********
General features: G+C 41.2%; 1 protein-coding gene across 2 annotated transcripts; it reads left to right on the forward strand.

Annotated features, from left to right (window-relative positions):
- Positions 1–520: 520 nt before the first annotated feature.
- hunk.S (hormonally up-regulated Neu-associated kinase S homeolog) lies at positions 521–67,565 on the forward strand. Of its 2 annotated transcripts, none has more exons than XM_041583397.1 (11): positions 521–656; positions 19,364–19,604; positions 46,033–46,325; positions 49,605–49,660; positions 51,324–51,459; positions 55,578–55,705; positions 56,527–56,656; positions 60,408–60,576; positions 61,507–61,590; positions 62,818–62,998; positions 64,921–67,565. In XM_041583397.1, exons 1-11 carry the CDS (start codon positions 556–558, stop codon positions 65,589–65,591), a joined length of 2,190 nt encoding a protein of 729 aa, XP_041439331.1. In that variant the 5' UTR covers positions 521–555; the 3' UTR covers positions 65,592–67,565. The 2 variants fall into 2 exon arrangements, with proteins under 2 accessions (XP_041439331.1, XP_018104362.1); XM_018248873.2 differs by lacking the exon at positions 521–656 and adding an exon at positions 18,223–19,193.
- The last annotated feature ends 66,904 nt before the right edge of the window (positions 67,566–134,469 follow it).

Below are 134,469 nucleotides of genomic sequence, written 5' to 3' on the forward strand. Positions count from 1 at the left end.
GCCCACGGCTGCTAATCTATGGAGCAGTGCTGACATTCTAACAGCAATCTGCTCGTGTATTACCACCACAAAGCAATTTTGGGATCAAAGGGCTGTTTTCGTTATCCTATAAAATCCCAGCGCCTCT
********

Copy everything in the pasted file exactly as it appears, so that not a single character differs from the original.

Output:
General features: G+C 41.2%; 1 protein-coding gene across 2 annotated transcripts; it reads left to right on the forward strand.

Annotated features, from left to right (window-relative positions):
- Positions 1–520: 520 nt before the first annotated feature.
- hunk.S (hormonally up-regulated Neu-associated kinase S homeolog) lies at positions 521–67,565 on the forward strand. Of its 2 annotated transcripts, none has more exons than XM_041583397.1 (11): positions 521–656; positions 19,364–19,604; positions 46,033–46,325; positions 49,605–49,660; positions 51,324–51,459; positions 55,578–55,705; positions 56,527–56,656; positions 60,408–60,576; positions 61,507–61,590; positions 62,818–62,998; positions 64,921–67,565. In XM_041583397.1, exons 1-11 carry the CDS (start codon positions 556–558, stop codon positions 65,589–65,591), a joined length of 2,190 nt encoding a protein of 729 aa, XP_041439331.1. In that variant the 5' UTR covers positions 521–555; the 3' UTR covers positions 65,592–67,565. The 2 variants fall into 2 exon arrangements, with proteins under 2 accessions (XP_041439331.1, XP_018104362.1); XM_018248873.2 differs by lacking the exon at positions 521–656 and adding an exon at positions 18,223–19,193.
- The last annotated feature ends 66,904 nt before the right edge of the window (positions 67,566–134,469 follow it).

Below are 134,469 nucleotides of genomic sequence, written 5' to 3' on the forward strand. Positions count from 1 at the left end.
GCCCACGGCTGCTAATCTATGGAGCAGTGCTGACATTCTAACAGCAATCTGCTCGTGTATTACCACCACAAAGCAATTTTGGGATCAAAGGGCTGTTTTCGTTATCCTATAAAATCCCAGCGCCTCT